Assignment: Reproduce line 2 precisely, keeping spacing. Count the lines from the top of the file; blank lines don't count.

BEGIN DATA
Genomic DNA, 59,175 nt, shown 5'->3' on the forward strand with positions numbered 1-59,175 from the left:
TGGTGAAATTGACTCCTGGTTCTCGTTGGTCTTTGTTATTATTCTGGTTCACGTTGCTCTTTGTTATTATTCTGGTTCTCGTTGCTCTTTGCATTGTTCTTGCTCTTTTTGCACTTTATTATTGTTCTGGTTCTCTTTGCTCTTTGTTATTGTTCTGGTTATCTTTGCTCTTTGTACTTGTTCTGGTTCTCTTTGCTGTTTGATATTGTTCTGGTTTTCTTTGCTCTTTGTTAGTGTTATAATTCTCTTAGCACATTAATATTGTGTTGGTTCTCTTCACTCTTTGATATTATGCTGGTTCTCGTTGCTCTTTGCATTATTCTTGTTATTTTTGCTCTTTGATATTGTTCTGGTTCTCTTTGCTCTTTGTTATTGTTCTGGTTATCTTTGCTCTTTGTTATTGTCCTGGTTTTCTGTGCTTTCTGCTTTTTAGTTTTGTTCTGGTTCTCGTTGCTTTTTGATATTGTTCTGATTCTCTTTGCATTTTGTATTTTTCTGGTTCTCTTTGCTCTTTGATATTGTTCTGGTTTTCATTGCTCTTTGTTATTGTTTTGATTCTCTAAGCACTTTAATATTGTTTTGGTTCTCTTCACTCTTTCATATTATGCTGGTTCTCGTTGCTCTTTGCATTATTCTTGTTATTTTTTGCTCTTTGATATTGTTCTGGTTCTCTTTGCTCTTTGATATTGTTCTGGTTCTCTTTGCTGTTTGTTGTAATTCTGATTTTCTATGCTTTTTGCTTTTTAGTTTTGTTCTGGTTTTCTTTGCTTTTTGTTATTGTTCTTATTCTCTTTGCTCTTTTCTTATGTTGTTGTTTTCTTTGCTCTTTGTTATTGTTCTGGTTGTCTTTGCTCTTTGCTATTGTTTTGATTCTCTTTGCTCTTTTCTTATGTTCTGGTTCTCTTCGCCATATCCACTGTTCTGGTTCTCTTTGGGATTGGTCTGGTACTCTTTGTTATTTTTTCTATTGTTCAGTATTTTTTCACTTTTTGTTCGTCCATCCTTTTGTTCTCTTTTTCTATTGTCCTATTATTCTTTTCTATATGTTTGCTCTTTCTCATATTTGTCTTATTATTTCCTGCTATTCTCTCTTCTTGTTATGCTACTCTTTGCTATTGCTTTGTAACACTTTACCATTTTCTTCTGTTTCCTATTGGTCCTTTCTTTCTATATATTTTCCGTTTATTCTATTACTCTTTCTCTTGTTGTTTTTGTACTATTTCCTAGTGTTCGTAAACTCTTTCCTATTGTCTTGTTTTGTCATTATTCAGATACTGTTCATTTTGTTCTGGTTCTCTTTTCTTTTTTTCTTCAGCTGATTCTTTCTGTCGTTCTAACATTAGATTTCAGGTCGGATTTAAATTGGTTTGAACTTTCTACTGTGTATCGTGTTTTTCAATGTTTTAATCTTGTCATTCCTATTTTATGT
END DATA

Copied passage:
TGGTGAAATTGACTCCTGGTTCTCGTTGGTCTTTGTTATTATTCTGGTTCACGTTGCTCTTTGTTATTATTCTGGTTCTCGTTGCTCTTTGCATTGTTCTTGCTCTTTTTGCACTTTATTATTGTTCTGGTTCTCTTTGCTCTTTGTTATTGTTCTGGTTATCTTTGCTCTTTGTACTTGTTCTGGTTCTCTTTGCTGTTTGATATTGTTCTGGTTTTCTTTGCTCTTTGTTAGTGTTATAATTCTCTTAGCACATTAATATTGTGTTGGTTCTCTTCACTCTTTGATATTATGCTGGTTCTCGTTGCTCTTTGCATTATTCTTGTTATTTTTGCTCTTTGATATTGTTCTGGTTCTCTTTGCTCTTTGTTATTGTTCTGGTTATCTTTGCTCTTTGTTATTGTCCTGGTTTTCTGTGCTTTCTGCTTTTTAGTTTTGTTCTGGTTCTCGTTGCTTTTTGATATTGTTCTGATTCTCTTTGCATTTTGTATTTTTCTGGTTCTCTTTGCTCTTTGATATTGTTCTGGTTTTCATTGCTCTTTGTTATTGTTTTGATTCTCTAAGCACTTTAATATTGTTTTGGTTCTCTTCACTCTTTCATATTATGCTGGTTCTCGTTGCTCTTTGCATTATTCTTGTTATTTTTTGCTCTTTGATATTGTTCTGGTTCTCTTTGCTCTTTGATATTGTTCTGGTTCTCTTTGCTGTTTGTTGTAATTCTGATTTTCTATGCTTTTTGCTTTTTAGTTTTGTTCTGGTTTTCTTTGCTTTTTGTTATTGTTCTTATTCTCTTTGCTCTTTTCTTATGTTGTTGTTTTCTTTGCTCTTTGTTATTGTTCTGGTTGTCTTTGCTCTTTGCTATTGTTTTGATTCTCTTTGCTCTTTTCTTATGTTCTGGTTCTCTTCGCCATATCCACTGTTCTGGTTCTCTTTGGGATTGGTCTGGTACTCTTTGTTATTTTTTCTATTGTTCAGTATTTTTTCACTTTTTGTTCGTCCATCCTTTTGTTCTCTTTTTCTATTGTCCTATTATTCTTTTCTATATGTTTGCTCTTTCTCATATTTGTCTTATTATTTCCTGCTATTCTCTCTTCTTGTTATGCTACTCTTTGCTATTGCTTTGTAACACTTTACCATTTTCTTCTGTTTCCTATTGGTCCTTTCTTTCTATATATTTTCCGTTTATTCTATTACTCTTTCTCTTGTTGTTTTTGTACTATTTCCTAGTGTTCGTAAACTCTTTCCTATTGTCTTGTTTTGTCATTATTCAGATACTGTTCATTTTGTTCTGGTTCTCTTTTCTTTTTTTCTTCAGCTGATTCTTTCTGTCGTTCTAACATTAGATTTCAGGTCGGATTTAAATTGGTTTGAACTTTCTACTGTGTATCGTGTTTTTCAATGTTTTAATCTTGTCATTCCTATTTTATGT